If you study literature in school or university, you can easily get lulled into the notion that novels, poems, and plays live in a world of their own.
It can seem as if writers are people who pull ideas out of their heads because, apparently, they have very special heads.
It can also seem as if the only thing that affects what they write and why they write are other books. I remember being told that the thing that made the poet John Keats special was the way in which he was 'influenced' by Shakespeare.
In fact, writers can't escape the times and places they live through and their writing (what, why and how they write) is always shot through with the stresses, strains and contradictions of their era and locality.
As the Thatcher era rolled on, I noticed that in children's literature, for example, some of our best writers were writing novels with tough, pessimistic viewpoints, as if they were saying, 'Things are bad, there doesn't seem to be any way out of this.'
In the same period, Tony Harrison, one of the most important poets writing today, produced an anti-epic called V, a saddened view of the desecration of his parents' grave by young working class men.
Because he's a socialist, he could take us beyond his taking offence to seeing what had happened as the effects of Thatcherism. There is a battle in the poem between his anger at that and his sadness.
So, writers position themselves in relation to the historical moment they're in. On Friday night, over 150 people crammed into a basement in London to hear Paul Foot, Martin Smith and myself celebrate oppositional and resistance culture-Shelley, John Coltrane, and radical poetry.
On the eve of the great anti-war demo last February, hundreds were turned away from the Bloomsbury Theatre to hear, amongst others, Linton Kwesi Johnson, Tony Harrison, Adrian Mitchell and Benjamin Zephaniah read and perform their poems.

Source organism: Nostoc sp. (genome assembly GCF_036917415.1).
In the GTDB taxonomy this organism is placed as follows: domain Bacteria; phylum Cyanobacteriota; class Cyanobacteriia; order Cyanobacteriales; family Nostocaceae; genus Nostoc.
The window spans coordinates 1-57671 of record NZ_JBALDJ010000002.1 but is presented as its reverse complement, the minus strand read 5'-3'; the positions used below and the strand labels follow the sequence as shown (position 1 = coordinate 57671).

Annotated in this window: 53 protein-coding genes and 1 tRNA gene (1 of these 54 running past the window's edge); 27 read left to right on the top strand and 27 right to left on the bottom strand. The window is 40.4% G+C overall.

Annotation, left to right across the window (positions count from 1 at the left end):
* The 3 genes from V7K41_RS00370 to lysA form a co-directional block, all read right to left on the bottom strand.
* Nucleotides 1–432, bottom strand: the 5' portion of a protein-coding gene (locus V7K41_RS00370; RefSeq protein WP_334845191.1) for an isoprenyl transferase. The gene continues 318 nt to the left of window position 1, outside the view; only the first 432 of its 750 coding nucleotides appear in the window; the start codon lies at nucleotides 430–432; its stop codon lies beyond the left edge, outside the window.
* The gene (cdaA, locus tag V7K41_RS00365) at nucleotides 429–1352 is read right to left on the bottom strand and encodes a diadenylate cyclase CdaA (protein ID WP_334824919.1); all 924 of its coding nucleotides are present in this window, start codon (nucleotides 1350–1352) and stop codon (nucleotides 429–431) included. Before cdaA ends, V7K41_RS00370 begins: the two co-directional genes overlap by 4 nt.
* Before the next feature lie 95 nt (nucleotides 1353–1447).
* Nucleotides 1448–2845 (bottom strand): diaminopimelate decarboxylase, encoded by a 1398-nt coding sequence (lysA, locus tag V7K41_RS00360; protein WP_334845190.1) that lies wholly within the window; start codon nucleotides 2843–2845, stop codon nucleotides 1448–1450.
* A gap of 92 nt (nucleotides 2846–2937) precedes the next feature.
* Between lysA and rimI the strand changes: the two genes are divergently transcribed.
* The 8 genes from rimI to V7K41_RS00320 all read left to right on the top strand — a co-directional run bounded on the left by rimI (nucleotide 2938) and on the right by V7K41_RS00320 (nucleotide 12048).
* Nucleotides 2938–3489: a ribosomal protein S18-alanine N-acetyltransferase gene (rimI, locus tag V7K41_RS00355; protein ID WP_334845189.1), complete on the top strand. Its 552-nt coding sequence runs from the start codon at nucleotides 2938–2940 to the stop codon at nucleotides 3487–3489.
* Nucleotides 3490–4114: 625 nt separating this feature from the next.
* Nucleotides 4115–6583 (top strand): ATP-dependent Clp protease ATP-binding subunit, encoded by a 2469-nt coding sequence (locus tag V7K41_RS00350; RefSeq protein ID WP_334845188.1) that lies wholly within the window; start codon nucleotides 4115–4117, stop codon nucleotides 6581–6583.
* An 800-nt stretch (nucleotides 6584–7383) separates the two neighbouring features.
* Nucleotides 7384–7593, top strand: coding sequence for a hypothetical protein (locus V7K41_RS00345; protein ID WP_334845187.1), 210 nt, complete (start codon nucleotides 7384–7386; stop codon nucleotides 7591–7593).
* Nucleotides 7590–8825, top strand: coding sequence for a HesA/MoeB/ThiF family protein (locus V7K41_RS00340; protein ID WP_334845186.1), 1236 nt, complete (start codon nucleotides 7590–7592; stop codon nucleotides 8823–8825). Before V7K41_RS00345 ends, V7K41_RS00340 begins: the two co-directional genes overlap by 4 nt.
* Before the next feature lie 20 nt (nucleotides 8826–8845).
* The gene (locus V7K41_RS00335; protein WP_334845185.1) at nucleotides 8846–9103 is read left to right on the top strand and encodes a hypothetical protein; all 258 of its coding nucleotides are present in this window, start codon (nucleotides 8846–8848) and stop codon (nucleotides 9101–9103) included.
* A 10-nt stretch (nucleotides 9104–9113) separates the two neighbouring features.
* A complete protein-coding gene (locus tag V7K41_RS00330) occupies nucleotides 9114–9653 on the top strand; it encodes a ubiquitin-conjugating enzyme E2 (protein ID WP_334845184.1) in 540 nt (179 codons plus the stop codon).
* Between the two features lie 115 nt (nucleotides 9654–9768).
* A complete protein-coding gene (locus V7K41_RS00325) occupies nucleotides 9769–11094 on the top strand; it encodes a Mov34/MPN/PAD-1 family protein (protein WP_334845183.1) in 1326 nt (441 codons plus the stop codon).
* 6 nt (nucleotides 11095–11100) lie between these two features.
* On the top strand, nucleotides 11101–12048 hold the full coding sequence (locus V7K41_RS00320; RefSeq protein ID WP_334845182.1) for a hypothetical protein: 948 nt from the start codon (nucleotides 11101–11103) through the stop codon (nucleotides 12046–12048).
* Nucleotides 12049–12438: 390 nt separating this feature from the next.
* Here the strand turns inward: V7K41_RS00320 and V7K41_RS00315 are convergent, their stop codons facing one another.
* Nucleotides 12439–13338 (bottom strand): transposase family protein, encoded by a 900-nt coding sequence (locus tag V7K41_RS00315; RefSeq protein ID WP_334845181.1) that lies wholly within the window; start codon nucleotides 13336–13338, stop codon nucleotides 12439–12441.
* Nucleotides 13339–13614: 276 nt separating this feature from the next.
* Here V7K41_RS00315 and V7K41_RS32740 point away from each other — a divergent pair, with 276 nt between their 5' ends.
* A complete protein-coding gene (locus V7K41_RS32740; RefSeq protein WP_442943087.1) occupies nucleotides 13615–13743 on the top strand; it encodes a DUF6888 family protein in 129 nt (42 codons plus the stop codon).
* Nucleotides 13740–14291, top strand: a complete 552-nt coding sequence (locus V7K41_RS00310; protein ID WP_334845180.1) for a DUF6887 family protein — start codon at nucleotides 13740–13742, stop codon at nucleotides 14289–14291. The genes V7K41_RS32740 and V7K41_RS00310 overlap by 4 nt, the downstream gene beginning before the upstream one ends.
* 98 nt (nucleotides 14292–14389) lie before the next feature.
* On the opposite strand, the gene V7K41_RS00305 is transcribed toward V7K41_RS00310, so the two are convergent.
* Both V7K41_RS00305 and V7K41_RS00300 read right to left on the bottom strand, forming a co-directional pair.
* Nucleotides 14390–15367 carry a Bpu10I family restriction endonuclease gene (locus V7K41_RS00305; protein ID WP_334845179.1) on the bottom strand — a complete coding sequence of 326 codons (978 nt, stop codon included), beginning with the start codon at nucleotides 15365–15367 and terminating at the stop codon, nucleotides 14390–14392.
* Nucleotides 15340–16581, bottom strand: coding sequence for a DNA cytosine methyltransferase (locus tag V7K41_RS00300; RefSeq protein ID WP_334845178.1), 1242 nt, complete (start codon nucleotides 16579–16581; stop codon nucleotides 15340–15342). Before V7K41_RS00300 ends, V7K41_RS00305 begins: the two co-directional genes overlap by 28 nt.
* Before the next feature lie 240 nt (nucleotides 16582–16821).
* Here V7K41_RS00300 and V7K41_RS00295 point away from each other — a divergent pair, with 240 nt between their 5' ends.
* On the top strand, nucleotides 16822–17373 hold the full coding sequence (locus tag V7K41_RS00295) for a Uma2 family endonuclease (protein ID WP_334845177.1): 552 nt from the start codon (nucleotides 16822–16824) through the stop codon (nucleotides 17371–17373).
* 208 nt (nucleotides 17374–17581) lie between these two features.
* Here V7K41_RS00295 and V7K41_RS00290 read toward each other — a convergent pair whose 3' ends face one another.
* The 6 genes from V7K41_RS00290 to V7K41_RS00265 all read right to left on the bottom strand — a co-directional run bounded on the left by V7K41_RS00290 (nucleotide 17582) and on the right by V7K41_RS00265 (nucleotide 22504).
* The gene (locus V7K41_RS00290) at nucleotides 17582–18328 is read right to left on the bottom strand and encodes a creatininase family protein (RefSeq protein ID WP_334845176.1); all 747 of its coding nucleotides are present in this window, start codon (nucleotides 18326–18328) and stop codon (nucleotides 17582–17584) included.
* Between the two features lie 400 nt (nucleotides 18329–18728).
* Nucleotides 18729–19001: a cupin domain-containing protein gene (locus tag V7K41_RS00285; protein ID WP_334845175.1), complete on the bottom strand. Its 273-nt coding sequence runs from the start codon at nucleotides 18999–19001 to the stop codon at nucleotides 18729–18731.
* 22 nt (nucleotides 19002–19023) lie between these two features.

On Wednesday 19 November, on the eve of the Bush visit, there's going to be an anti-Bush poetry and music show in Camden Town Hall. I sense that the moment is inspiring writers to come up with angry, satirical words yearning for change.
Last Friday as I was reading out poems by radical writers from hundreds of years ago, I found myself thinking (1) how every era's injustices inspire writers to find ways of fighting back with their words and (2) how so much of this writing is neglected and hidden.
I'll give you one example. In 1649 the King of England was sentenced to death and executed. Many people hoped that this would be the end of tyranny, the beginning of an era of freedom and justice. Several groups, like the Levellers and the Diggers, realised that this wasn't happening.
One of the Diggers wrote a great piece of angry political analysis in verse that to my knowledge has only ever been reprinted once since it was written in 1650. It explains how 'great men' got 'poor men to aid and assist them in setting up their self-will power, and thus they do the poor devour, yet they cunningly pretend, they have no other end, but to set the poor free, from all their slavery.'
What with the priests taxing the poor, the lawyers taking fees, the lords seizing common land, 'We cannot see that good hour, the taking down of kingly power.'
We are living now in a time of burgeoning resistance and an exciting and vital part of that, as it always has been in times like these, is the writing and performing of radical oppositional literature.